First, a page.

How’s that for a headline? Too bad it’s not accurate, intentionally misleading and from a far, really far left organization. At the same time the Congressional Budget Office (CBO) says the impact will be negligible.
Don’t believe me! Follow them in Twitter for a few days.
Some Washington lawmakers are pushing to raise the federal minimum wage to $15 per hour to put more money in workers’ pockets. The wage bump could also eventually provide a boost to their Social Security benefits. The current federal minimum wage of $7.25 has stayed where it is since 2009. At the same time, workers contribute 6.2% on wages of up to $142,800 in 2021 to Social Security. Employers, in turn, match that 6.2% contribution. (If you’re self-employed, you pay 12.4% in Social Security taxes.)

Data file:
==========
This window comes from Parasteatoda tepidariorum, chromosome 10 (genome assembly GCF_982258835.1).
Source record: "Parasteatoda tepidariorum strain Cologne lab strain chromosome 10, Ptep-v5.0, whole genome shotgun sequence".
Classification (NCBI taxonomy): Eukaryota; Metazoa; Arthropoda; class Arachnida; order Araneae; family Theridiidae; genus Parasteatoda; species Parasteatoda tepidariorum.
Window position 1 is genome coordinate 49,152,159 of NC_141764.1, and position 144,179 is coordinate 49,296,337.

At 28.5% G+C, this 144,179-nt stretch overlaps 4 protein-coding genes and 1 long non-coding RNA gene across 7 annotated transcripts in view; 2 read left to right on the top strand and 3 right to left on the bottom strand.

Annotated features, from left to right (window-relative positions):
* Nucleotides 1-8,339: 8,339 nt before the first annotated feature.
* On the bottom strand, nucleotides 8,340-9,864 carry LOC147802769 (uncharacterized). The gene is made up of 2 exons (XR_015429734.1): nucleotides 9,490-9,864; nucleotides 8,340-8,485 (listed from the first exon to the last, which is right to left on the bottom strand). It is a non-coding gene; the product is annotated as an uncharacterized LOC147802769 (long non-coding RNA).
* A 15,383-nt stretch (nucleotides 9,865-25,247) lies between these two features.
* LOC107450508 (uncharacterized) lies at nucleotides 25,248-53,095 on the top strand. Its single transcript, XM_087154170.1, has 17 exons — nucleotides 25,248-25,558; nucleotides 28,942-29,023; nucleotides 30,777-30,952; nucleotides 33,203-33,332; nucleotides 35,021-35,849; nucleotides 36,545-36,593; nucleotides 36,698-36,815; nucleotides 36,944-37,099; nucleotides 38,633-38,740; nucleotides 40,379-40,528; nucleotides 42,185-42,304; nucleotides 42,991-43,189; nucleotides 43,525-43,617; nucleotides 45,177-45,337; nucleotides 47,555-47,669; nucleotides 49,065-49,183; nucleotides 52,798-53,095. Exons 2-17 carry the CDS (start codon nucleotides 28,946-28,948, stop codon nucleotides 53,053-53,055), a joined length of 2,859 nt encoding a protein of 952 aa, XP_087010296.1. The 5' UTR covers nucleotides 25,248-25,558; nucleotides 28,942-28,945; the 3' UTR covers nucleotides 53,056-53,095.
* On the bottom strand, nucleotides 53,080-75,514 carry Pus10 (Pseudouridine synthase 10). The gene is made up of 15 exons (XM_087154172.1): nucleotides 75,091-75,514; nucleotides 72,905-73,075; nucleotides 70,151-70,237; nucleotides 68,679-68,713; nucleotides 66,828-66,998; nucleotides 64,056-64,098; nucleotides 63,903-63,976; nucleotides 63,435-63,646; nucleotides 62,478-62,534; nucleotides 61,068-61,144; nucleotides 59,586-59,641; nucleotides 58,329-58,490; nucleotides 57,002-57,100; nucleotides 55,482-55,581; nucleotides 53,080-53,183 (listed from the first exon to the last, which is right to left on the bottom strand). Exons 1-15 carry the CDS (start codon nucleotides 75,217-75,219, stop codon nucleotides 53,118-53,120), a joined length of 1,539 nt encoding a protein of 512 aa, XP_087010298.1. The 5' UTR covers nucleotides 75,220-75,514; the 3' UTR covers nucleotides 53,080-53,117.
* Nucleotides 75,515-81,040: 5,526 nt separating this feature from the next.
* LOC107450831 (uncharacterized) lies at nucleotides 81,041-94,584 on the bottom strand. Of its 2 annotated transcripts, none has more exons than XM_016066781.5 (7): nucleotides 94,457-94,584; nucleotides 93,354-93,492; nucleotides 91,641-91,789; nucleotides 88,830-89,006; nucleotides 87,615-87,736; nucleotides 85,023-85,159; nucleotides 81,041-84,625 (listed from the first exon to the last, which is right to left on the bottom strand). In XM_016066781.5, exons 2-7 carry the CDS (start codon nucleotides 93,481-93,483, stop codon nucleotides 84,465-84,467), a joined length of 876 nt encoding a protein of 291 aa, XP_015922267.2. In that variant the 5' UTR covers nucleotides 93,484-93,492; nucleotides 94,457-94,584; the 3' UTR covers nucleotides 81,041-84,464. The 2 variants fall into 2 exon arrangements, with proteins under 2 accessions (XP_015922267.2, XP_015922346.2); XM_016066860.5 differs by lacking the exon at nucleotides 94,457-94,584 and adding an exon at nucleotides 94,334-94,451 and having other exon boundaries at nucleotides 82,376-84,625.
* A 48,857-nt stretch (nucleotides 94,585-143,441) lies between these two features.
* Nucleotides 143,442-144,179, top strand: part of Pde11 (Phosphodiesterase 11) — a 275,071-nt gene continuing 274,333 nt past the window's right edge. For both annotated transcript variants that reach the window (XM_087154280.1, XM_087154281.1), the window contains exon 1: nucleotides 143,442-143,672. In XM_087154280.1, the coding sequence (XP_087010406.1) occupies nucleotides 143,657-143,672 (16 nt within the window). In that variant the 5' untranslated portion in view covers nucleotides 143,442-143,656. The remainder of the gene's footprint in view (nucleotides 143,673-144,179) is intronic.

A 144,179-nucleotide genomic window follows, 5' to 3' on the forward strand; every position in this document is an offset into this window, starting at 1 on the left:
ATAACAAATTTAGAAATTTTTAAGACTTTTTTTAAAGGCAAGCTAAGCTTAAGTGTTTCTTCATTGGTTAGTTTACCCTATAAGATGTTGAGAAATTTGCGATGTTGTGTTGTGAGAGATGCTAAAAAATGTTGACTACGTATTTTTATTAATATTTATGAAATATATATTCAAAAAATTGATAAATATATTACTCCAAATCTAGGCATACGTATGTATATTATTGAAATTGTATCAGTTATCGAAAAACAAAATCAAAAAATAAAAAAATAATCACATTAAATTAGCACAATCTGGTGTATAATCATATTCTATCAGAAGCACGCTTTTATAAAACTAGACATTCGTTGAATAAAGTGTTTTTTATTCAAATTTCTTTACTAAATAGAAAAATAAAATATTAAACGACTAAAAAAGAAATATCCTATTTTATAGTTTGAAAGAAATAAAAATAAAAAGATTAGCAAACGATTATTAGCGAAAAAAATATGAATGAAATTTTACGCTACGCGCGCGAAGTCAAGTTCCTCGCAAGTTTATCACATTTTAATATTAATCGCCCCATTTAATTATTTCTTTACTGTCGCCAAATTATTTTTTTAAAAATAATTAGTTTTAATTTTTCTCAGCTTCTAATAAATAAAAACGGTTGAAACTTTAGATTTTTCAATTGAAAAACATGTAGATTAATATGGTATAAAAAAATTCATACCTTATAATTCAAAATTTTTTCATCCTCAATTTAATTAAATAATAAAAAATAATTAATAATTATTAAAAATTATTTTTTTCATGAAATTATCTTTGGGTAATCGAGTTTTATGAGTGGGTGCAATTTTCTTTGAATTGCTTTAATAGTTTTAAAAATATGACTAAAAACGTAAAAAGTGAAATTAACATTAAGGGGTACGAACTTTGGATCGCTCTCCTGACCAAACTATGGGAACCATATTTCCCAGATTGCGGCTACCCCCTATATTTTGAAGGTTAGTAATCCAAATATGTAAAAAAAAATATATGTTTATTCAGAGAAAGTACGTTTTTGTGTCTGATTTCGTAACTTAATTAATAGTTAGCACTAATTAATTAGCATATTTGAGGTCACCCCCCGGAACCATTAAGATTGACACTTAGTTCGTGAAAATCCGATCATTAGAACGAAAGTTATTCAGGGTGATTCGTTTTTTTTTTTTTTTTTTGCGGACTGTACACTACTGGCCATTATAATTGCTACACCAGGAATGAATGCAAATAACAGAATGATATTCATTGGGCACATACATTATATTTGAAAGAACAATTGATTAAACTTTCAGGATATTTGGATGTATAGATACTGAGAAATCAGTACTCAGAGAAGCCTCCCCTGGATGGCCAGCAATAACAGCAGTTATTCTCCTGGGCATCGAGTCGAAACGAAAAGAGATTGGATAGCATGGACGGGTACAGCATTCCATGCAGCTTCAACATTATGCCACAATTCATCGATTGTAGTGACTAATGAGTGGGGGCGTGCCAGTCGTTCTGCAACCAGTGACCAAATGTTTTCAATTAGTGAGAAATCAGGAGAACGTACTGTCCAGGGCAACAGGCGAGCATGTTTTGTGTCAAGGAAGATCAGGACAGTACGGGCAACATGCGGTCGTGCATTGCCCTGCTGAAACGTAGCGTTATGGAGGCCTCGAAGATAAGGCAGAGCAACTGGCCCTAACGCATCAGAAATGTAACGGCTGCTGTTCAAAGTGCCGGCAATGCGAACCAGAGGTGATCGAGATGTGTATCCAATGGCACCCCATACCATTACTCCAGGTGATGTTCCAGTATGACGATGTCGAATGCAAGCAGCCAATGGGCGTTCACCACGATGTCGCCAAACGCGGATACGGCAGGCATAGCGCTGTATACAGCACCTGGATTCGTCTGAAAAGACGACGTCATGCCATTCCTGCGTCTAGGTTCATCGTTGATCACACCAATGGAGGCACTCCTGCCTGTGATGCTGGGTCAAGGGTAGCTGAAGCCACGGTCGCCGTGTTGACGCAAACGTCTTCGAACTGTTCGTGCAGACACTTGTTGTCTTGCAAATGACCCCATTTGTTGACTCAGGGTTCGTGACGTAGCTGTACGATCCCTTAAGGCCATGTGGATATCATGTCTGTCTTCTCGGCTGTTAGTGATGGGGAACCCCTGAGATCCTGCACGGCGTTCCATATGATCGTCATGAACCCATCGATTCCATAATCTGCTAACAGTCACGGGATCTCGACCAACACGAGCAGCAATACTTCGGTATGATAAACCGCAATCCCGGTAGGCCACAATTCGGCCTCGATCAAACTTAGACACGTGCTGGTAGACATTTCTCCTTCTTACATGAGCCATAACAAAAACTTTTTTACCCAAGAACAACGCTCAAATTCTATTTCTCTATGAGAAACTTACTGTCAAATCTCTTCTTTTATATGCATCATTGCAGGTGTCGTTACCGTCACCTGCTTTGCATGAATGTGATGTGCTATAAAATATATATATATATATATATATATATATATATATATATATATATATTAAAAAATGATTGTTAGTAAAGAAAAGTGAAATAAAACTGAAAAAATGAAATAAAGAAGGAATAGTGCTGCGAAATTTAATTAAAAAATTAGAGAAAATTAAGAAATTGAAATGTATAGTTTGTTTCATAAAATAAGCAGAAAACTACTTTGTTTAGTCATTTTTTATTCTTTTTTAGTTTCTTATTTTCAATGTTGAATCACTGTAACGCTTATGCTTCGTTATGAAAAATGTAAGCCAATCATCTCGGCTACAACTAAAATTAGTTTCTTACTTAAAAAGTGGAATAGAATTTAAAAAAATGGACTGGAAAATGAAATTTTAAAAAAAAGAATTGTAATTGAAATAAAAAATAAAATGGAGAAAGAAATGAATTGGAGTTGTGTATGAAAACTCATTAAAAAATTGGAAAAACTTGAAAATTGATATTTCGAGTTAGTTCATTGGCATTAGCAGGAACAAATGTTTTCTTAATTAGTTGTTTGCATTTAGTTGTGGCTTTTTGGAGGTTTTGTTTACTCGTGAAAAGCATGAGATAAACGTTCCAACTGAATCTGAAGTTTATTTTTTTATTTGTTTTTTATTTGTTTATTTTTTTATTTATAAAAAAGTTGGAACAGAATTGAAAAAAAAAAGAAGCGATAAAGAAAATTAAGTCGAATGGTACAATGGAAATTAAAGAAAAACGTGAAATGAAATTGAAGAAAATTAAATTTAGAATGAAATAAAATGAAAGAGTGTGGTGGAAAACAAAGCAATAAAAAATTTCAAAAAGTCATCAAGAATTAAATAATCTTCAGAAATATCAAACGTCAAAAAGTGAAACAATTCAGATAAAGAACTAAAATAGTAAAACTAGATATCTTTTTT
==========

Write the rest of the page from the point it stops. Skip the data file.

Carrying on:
Social Security Works, an advocacy group for expanding Social Security, finds in a new report that the proposed minimum wage hike could help improve retirement security for those workers. “If you look at the workers that earn under $15 an hour now, that is a very strong reason to update it,” said Nancy Altman, president of Social Security Works.
If they claim their Social Security benefits in 2021 at full retirement age (the age at which they are eligible to receive 100% of the benefits they earned), they will receive monthly checks of $979.80, according to Social Security Works.
In contrast, had they earned $15 per hour, their monthly benefit would be $1,409.60.
That would be an annual increase of $5,157.60, according to the report.
There are a number of questionable assumptions in all the above. Only 1% of workers age 25 and older earn the minimum wage. And only 1% are married. Here are the facts on minimum wage workers.
This isn’t about raising the minimum wage which can be justified, it’s about truth presenting the facts and consequences.